A third radio frequency pulse 170, preferably a 45° pulse is applied to cause a first stimulated echo 172. A third slice select gradient 174 is applied concurrently with the third RF pulse and a second read gradient 176 is applied concurrently with the first stimulated echo. A second phase encode gradient 178 with a fixed pulse or minus magnitude is applied to increase the phase encode angle of the magnetization components contributing to a first stimulated echo 172. In the illustrated embodiment, the second phase encode gradient pulse has a magnitude of +85g when the first phase encode gradient pulse is the range of g to +43g and a magnitude of -85g when the first is in the range of 0 to -42g. In this manner, the data collected during the first stimulated echo 172 is encoded with the highest spatial frequency third of the phase encode angles.
Thereafter, a fourth RF pulse 180 is applied concurrently with a fourth slice select gradient 184 to cause a second stimulated echo 182. A fourth read gradient 186 is applied concurrently with the second stimulated echo. A third phase encode gradient 188 has a preselected fixed amplitude to alter the phase encode angle of the magnetization components which form the second stimulated echo to a second or intermediate frequency third of the phase encode angles. The third phase encode gradient has an amplitude of ±43g. It is to be appreciated that the primary echo and the second stimulated echo each have views phase encoded at -42g and at +43g. One of each of these two redundant views may be deleted to reduce the number of views collected from 258 to 256. Moreover, these redundant views are helpful during calibration of view alignment.
Fifth and subsequent RF pulses with corresponding slice select, pulse encode, and read gradients may also be applied to generate fifth and subsequent stimulated echoes to expedite imaging still more. The first stimulated echo data has a better signal to noise ratio than the second stimulated echo data. The illustrated embodiment utilizes the first or most noise free stimulated echo data for the hgh phase encode angle or fine resolution views. Optionally, the second phase encode gradient may be ±86g to eliminate the redundant views. To reduce the described 258 views to the 256 views which the imaging means E is designed to accomodate, the two highest phase encode angle views may be discarded.
It is to be appreciated that the phase of the primary echo and the stimulated echoes are also affected by the phase of the RF pulses. The phase of the RF pulses as well as the phase of the phase encode pulses determine whether the alteration to the phase encoding is added or subtracted. Reversing either one causes a substractive combination; reversing neither or both causes an additive combination.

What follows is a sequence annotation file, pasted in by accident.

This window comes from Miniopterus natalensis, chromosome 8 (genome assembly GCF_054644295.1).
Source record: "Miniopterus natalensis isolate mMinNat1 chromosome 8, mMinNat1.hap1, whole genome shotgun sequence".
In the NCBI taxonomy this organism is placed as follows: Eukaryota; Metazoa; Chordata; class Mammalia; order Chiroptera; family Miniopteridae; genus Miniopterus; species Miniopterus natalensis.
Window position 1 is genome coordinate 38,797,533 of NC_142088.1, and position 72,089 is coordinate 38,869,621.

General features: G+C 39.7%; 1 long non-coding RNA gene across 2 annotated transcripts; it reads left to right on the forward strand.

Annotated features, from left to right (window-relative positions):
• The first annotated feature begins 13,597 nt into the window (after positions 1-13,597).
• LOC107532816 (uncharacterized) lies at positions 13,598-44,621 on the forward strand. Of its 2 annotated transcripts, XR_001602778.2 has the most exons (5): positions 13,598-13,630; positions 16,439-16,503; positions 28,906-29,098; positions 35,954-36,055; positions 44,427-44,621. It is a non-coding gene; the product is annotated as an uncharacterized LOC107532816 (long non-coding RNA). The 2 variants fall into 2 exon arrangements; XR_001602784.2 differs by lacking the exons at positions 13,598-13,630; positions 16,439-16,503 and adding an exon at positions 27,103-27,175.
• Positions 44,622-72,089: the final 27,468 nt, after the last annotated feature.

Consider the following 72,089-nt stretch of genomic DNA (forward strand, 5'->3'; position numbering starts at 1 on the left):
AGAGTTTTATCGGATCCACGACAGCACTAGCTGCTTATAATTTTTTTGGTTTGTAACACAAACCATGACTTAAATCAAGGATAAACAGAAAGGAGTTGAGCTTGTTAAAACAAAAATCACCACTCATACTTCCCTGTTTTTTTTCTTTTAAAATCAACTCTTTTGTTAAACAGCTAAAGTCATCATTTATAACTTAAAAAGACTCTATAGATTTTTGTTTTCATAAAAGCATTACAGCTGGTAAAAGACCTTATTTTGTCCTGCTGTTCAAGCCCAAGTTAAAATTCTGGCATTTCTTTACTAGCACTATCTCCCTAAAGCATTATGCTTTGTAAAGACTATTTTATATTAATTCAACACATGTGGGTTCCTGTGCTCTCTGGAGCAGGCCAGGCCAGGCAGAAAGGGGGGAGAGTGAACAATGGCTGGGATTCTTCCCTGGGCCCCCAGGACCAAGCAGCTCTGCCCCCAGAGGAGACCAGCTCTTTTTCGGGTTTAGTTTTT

Optionally, additional magnetization rotation pulses and slice select read and phase encode gradient pulses may be applied to cause third and subsequent stimulated echoes. Optionally, other relative echoes may be selected. The phase angles from the primary and plural stimulated echoes may also be interleaved.
Although described in terms of 256 view images, it is to be appreciated that 512 or larger view images, as well as 128 and smaller view images, are contemplated. The embodiments of FIGS. 2-4 can generate 512 views in the time required by the prior art to generate 256 views. Similarly, the FIG. 5 embodiment can generate 768 views in this same amount of time. Extending the FIG. 5 embodiment to a third stimulated echo would enable 1024 views to be collected in the same amount of time or, conversely, 256 views to be generated in a quarter of the prior art time. Analogously, quick pilot images of 128 views or less can be generated by the embodiments of FIGS. 2-4 in a quarter of the time required by the prior art to generate 256 views. The embodiment of FIG. 5 can generate a 192 view pilot image in the same reduced time.
The invention has been described with reference to the preferred embodiments. Obviously, modifications and alterations will occur to others upon reading and understanding the preceeding detailed description. It is intended that the invention be construed as including all such alterations and modifications in so far as they come within the scope of the appended claims or the equivalents thereof.
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|International Classification||G01R33/50, G01R33/54|
|Cooperative Classification||G01R33/50, G01R33/482|
|European Classification||G01R33/48T1, G01R33/50|
|Aug 15, 1986||AS||Assignment|
Owner name: PICKER INTERNATIONAL, INC., 595 MINER ROAD, HIGHLA
Free format text: ASSIGNMENT OF ASSIGNORS INTEREST.;ASSIGNOR:SATTIN, WILLIAM;REEL/FRAME:004591/0369
Effective date: 19860815
|Dec 13, 1991||FPAY||Fee payment|